You have always been an avid fan of mazes, and a bit of a cheater. No wonder you came up with a peculiar device that can be used to cheat in a maze. You will simply select a direction and the device will help you jump over all walls in your way, all the way to the nearest empty space in the chosen direction.
You have built two prototypes of the device. Prototype J1 only allows you to choose the 4 cardinal directions for jumping. Prototype J2 also lets you jump diagonally, so you have 8 available directions for each jump.
You would like to start manufacturing more of these devices – many maze fans would love to have one! But before you sell them, you need to test each of them to make sure you don’t damage your brand by selling defective pieces. You decided that you’ll build a test maze for those tests.
You will be constructing two separate test mazes: one for the J1 device and one for the J2 device. The purpose of the test maze is to make sure that the device jumps correctly in all supported directions, so it must be impossible to solve the maze without using every direction at least once. Constructing mazes costs money, so you must make them as small as possible.
While in the maze, you will only move using the device, never by walking. But note that the device is also able to jump over zero walls – if the very next cell in that direction is empty, you will just jump to that cell.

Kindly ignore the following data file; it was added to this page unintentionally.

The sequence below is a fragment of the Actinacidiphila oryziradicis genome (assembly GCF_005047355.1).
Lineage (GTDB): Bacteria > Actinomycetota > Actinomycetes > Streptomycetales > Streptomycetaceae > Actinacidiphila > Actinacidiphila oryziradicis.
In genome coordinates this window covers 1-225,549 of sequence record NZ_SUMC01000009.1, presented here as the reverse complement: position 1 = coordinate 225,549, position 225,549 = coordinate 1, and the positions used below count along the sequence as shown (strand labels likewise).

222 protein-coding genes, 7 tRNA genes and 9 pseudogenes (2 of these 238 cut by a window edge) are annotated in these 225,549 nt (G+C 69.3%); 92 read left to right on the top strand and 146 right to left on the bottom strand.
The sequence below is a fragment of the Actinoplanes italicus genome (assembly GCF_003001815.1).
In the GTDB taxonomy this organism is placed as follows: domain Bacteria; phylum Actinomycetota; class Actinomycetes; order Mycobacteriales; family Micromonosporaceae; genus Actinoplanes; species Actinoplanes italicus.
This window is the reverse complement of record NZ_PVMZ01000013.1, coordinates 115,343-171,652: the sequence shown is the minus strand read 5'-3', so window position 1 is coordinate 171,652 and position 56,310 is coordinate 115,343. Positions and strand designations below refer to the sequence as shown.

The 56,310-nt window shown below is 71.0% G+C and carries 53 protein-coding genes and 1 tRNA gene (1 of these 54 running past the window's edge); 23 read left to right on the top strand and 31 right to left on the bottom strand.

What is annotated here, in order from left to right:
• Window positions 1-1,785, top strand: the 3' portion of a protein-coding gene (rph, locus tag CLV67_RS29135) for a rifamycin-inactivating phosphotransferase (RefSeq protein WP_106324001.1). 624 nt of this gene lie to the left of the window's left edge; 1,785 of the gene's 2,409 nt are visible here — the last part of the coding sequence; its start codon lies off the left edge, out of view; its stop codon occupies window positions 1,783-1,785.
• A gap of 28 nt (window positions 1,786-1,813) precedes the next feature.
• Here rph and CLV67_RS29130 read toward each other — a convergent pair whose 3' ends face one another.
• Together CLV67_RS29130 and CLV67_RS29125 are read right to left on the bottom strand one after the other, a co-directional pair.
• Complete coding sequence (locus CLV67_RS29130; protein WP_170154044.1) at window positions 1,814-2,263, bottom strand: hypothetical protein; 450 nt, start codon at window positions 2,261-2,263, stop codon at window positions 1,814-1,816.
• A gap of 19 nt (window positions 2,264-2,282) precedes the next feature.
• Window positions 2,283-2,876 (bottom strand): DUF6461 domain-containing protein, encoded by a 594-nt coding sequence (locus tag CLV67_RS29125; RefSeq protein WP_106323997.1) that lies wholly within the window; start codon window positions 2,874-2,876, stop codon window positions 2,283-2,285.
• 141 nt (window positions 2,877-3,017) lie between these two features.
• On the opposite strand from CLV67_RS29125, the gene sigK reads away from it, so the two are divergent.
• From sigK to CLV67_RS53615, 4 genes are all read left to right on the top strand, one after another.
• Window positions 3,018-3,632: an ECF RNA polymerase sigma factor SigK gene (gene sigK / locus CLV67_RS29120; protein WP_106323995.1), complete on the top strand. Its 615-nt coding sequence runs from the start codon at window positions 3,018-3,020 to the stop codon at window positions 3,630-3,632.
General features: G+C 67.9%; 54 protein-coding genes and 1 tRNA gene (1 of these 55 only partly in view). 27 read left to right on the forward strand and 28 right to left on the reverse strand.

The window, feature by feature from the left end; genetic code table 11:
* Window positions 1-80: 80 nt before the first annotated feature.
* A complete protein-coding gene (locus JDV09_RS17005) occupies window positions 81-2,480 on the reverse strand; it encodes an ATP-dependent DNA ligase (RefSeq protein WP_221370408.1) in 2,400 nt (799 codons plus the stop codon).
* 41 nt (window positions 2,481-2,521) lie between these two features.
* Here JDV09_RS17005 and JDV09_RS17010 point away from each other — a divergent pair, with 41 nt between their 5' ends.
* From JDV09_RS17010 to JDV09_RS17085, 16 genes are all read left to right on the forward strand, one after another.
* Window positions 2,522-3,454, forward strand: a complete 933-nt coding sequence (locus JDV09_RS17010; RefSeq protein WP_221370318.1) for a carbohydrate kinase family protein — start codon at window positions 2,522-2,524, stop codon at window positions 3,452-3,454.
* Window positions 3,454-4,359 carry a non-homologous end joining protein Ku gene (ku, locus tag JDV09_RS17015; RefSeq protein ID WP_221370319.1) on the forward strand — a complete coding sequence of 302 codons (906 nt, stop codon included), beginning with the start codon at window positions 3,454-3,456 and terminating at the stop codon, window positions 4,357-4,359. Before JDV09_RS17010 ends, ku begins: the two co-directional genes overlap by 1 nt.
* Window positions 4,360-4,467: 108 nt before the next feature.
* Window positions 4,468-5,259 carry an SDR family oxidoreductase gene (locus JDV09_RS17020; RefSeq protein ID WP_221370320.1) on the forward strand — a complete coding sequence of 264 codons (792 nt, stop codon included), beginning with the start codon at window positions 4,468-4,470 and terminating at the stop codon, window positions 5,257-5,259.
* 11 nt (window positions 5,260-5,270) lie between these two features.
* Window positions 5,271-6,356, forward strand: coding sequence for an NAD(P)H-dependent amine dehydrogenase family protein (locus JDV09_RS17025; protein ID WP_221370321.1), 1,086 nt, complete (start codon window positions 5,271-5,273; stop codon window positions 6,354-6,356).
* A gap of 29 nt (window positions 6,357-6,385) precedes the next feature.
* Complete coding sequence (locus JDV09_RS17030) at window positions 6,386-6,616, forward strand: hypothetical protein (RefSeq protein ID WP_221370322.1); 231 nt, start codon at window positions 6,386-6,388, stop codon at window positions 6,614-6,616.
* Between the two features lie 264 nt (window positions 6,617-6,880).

Each test maze must have the following properties:
#), others are empty (denoted
A) and exactly one target cell (denoted
B). Both are considered empty. They may be located anywhere in the maze.
Bwithout using each of the available directions at least once.
The easy subproblem J1 is to construct a testing maze for the J1 prototype (4 directions), the hard subproblem J2 is to do the same for the J2 prototype (8 directions).
There is no input.
The first line of your output should contain two integers: the number of rows r and the number of columns c in your maze. The value r × c must be as small as possible.
The rest of your output should contain the map of the maze: r lines, each with c characters as specified above.
5 6 ...... .#.#.B ###... #A#... #.#...
This is a syntactically correct output but it doesn’t describe a good test maze. This is because you could solve this maze without ever making a jump down. (For example, you can make three jumps right followed by two jumps up.)
Note that if you had the J2 prototype and started this maze at
A, you would have exactly four possibilities for your first jump:
Note that you cannot choose a jump direction that doesn’t lead to any empty cells.